At predetermined time steps, we thrice rinsed cells with PBS and then lysed them with lysis buffer (Whole Cell Lysis Assay, KeyGEN, China) for 30 min on ice. Next, all cell lysates were collected and centrifuged at 10, 000 g for 10 min at 4 °C. We next collected supernatants and then quantified constituents using BCA Protein Quantitation Assays (Beyotime, China). Equivalent amounts of lysate proteins from each sample were loaded onto sodium dodecyl sulfate-polyacrylamide gels and were then electrophoretically transferred to polyvinylidene fluoride membranes (Merck Millipore, Billerica, MA, USA). Transferred membranes were then thrice rinsed (5 min each rinse) with 1 × TBS containing 0.05% Tween-20 (TBST) and were then blocked with 5% nonfat milk in TBST for 30 min at room temperature. Next, membranes were incubated with primary antibodies against p-PI3K, PI3K, p-Akt, Akt, p-mTOR, mTOR, LC3B, and β-actin (1:1000, rabbit antibodies) overnight at 4 °C. We then washed the membranes with TBST, incubated with a horseradish peroxidase-conjugated secondary antibody (1:2000, anti-rabbit antibodies) for 1 h at room temperature, and thrice washed them with TBST. Finally, antibody-bound membranes were detected using ECL Blotting Detection Reagent (Pierce, USA) and the grayscale values for protein bands were analyzed using Image Lab Software (Bio-Rad, USA).

Cell viability by CCK-8 assay

At predetermined time steps, cell plates were thrice washed with PBS and were then added into 100 μL of fresh α-MEM and 10 μL of CCK-8 reagent. After co-culture for 2 h, the absorbance of the supernatant was quantified at 540 nm using a multi-well plate reader (Multiskan GO, Thermo Scientific, USA). Next, we determined the relative viability of cells using the following formula: relative viability = [(As-Ab)/(Ac-Ab)] × 100%, where As is the experimental optical density (OD), Ac is the control OD, and Ab is the blank OD. At least 5 wells per treatment group and experimental conditions were examined in 3 independently replicated experiments.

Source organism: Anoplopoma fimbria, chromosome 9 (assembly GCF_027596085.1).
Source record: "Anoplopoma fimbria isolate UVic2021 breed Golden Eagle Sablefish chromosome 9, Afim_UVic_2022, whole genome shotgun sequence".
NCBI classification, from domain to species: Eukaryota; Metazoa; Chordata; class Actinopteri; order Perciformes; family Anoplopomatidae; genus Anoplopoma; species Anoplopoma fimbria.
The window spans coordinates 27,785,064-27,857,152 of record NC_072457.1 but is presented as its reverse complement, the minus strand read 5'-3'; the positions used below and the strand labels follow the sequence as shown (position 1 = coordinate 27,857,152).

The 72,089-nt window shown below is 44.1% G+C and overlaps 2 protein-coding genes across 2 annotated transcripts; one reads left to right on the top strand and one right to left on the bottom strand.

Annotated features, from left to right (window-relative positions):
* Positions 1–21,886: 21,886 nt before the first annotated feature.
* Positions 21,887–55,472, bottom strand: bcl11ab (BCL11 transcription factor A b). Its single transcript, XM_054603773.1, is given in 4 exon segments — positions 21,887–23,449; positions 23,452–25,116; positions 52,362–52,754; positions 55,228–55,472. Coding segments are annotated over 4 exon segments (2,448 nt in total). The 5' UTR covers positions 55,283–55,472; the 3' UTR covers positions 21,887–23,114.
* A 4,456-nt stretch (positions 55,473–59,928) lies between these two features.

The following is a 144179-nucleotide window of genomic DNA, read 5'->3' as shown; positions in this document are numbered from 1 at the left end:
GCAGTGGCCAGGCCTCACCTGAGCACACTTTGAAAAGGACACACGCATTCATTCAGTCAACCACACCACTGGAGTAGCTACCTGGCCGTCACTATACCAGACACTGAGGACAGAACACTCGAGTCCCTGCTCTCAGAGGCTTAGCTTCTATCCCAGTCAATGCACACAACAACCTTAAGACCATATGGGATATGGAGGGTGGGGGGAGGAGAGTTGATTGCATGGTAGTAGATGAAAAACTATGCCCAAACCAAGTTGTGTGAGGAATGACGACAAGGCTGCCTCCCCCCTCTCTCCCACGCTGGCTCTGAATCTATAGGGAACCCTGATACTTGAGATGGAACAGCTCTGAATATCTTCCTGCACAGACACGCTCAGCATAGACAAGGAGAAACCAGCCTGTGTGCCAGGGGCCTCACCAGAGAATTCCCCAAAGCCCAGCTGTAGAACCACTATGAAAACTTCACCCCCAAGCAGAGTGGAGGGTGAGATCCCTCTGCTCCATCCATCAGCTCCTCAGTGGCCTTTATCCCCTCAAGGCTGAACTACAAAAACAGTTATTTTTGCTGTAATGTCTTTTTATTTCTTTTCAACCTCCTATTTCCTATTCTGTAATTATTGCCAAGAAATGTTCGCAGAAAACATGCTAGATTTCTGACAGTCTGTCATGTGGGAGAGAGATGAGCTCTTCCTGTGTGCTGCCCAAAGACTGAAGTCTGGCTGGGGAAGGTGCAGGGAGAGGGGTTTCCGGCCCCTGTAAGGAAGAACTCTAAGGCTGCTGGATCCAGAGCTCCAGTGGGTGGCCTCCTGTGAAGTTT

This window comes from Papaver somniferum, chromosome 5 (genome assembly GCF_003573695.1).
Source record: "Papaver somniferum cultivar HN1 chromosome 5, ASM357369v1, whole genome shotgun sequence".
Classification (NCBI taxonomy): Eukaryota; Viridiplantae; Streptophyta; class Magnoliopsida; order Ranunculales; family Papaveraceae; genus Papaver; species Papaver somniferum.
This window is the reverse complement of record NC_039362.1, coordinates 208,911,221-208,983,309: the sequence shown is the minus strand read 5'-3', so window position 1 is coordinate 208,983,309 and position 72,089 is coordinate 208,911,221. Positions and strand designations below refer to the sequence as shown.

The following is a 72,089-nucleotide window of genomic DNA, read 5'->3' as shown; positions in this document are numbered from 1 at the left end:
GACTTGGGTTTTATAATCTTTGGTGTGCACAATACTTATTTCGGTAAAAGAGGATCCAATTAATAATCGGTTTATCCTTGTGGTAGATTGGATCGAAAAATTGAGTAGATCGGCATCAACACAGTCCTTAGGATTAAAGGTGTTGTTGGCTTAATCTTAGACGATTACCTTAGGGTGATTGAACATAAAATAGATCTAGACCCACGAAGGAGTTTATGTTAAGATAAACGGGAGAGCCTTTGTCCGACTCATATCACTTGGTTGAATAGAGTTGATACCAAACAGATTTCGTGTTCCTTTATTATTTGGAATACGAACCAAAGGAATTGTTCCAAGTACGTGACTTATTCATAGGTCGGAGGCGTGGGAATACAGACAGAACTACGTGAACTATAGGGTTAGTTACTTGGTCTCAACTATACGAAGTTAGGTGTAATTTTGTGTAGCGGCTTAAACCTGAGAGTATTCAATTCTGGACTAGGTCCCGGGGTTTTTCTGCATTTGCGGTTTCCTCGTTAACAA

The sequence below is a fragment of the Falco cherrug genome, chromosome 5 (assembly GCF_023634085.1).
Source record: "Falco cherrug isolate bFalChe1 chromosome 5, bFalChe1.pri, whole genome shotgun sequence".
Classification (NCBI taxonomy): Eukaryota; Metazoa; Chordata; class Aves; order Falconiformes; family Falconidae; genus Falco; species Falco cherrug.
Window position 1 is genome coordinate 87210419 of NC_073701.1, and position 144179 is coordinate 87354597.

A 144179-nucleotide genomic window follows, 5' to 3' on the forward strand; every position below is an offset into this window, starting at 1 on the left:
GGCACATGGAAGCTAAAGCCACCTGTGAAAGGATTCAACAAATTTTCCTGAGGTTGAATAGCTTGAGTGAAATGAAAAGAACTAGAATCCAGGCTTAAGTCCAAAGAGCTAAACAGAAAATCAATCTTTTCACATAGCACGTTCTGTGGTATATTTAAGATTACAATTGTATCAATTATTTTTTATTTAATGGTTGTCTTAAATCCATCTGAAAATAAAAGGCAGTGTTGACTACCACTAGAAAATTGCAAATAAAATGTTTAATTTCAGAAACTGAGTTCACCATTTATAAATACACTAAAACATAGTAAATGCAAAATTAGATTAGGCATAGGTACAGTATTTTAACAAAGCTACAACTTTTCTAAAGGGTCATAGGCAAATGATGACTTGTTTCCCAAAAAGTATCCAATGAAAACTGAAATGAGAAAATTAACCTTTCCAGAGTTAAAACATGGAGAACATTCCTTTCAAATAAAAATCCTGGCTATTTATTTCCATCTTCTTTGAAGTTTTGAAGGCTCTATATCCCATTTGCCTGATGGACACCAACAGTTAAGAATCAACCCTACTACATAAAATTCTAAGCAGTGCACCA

Apoptosis by flow cytometry

At indicated time steps, cell mediums were carefully removed and preserved for later assessment. Cells were thrice rinsed with PBS, were digested with trypsin (without EDTA), and were then collected by centrifugation (1000 rpm, 5 min). Next, cells were re-suspended in PBS and then centrifuged twice (1000 rpm, 5 min) to wash thoroughly. The retained cell mediums described above were added before the final centrifugation. Then, we added 100 μL of pre-cooled binding buffer to suspend the cells, added 5 μL of Annexin V, added PI, and gently mixed samples for 20 min at room temperature without light. Finally, cells were re-suspended in 400 μL of pre-cooled binding buffer and were preserved without light at 4 °C.

Cell cycle by flow cytometry

At indicated time steps, cells were digested by trypsin and then centrifuged for 5 min (1000 rpm), then were washed twice with PBS and finally collected by centrifugation (1000 rpm, 5 min). Next, we fixed cells with 70% ethanol at 4 °C for 12 h and washed twice with PBS to remove residual ethanol. Then, 100 μL RNase A was added and samples were submerged in a warm bath for 30 min at 37 °C, followed with 30 min of incubation with 400 μL of DNA-binding dye propidium iodide (PI) at 4 °C without light. Finally, we used flow cytometry (BD Biosciences, Franklin Lakes, NJ, USA) to facilitate detections of cell cycle phases based upon measures of DNA content.

Statistical analyses

Quantitative results were presented as the mean ± standard deviation (SD) and were normalized using one-way analysis of variance (ANOVA). Those data that passed the normality tests were analyzed with the least significant difference test (LSD); those data that did not pass the normality tests were analyzed with a Dunnett’s test. All analyses were conducted using SPSS 22.0 software (SPSS Inc., Chicago, IL, USA). Statistical measures were considered significant when P values < 0.05.